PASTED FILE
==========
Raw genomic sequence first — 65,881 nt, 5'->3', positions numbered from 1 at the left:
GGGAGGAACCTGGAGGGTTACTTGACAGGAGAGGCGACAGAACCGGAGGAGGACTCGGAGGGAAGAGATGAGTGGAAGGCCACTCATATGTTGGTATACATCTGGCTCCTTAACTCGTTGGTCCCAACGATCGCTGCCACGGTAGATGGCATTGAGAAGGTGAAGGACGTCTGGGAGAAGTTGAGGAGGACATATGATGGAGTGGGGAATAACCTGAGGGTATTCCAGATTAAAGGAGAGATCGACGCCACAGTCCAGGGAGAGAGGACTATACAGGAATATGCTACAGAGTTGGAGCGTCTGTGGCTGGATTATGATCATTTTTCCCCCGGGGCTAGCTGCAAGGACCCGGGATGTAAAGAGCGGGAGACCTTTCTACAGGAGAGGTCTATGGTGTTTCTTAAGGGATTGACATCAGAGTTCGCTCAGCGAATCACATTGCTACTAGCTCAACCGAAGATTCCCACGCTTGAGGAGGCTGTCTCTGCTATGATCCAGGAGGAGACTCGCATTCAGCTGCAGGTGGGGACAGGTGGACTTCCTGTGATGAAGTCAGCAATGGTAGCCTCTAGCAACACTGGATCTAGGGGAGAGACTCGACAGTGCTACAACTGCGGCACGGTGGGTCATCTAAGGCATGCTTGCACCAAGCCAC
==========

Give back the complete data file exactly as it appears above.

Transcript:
Raw genomic sequence first — 65,881 nt, 5'->3', positions numbered from 1 at the left:
GGGAGGAACCTGGAGGGTTACTTGACAGGAGAGGCGACAGAACCGGAGGAGGACTCGGAGGGAAGAGATGAGTGGAAGGCCACTCATATGTTGGTATACATCTGGCTCCTTAACTCGTTGGTCCCAACGATCGCTGCCACGGTAGATGGCATTGAGAAGGTGAAGGACGTCTGGGAGAAGTTGAGGAGGACATATGATGGAGTGGGGAATAACCTGAGGGTATTCCAGATTAAAGGAGAGATCGACGCCACAGTCCAGGGAGAGAGGACTATACAGGAATATGCTACAGAGTTGGAGCGTCTGTGGCTGGATTATGATCATTTTTCCCCCGGGGCTAGCTGCAAGGACCCGGGATGTAAAGAGCGGGAGACCTTTCTACAGGAGAGGTCTATGGTGTTTCTTAAGGGATTGACATCAGAGTTCGCTCAGCGAATCACATTGCTACTAGCTCAACCGAAGATTCCCACGCTTGAGGAGGCTGTCTCTGCTATGATCCAGGAGGAGACTCGCATTCAGCTGCAGGTGGGGACAGGTGGACTTCCTGTGATGAAGTCAGCAATGGTAGCCTCTAGCAACACTGGATCTAGGGGAGAGACTCGACAGTGCTACAACTGCGGCACGGTGGGTCATCTAAGGCATGCTTGCACCAAGCCAC